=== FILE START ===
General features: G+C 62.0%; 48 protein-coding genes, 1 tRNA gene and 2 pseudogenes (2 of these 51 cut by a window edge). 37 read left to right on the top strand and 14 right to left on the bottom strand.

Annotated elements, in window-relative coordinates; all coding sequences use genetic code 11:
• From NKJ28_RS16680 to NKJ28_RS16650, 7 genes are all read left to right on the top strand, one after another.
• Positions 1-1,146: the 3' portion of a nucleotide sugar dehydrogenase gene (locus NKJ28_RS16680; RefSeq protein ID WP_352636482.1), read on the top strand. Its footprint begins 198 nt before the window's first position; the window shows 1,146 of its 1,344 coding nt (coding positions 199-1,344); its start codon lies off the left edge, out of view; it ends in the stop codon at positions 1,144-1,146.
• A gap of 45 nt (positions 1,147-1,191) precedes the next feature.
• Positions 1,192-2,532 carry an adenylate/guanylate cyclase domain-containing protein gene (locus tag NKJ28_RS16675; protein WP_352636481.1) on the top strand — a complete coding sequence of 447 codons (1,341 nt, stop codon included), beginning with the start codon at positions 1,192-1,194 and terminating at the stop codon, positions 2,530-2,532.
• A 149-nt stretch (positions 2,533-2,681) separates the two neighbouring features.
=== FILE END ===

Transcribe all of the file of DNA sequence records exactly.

General features: G+C 62.0%; 48 protein-coding genes, 1 tRNA gene and 2 pseudogenes (2 of these 51 cut by a window edge). 37 read left to right on the top strand and 14 right to left on the bottom strand.

Annotated elements, in window-relative coordinates; all coding sequences use genetic code 11:
• From NKJ28_RS16680 to NKJ28_RS16650, 7 genes are all read left to right on the top strand, one after another.
• Positions 1-1,146: the 3' portion of a nucleotide sugar dehydrogenase gene (locus NKJ28_RS16680; RefSeq protein ID WP_352636482.1), read on the top strand. Its footprint begins 198 nt before the window's first position; the window shows 1,146 of its 1,344 coding nt (coding positions 199-1,344); its start codon lies off the left edge, out of view; it ends in the stop codon at positions 1,144-1,146.
• A gap of 45 nt (positions 1,147-1,191) precedes the next feature.
• Positions 1,192-2,532 carry an adenylate/guanylate cyclase domain-containing protein gene (locus tag NKJ28_RS16675; protein WP_352636481.1) on the top strand — a complete coding sequence of 447 codons (1,341 nt, stop codon included), beginning with the start codon at positions 1,192-1,194 and terminating at the stop codon, positions 2,530-2,532.
• A 149-nt stretch (positions 2,533-2,681) separates the two neighbouring features.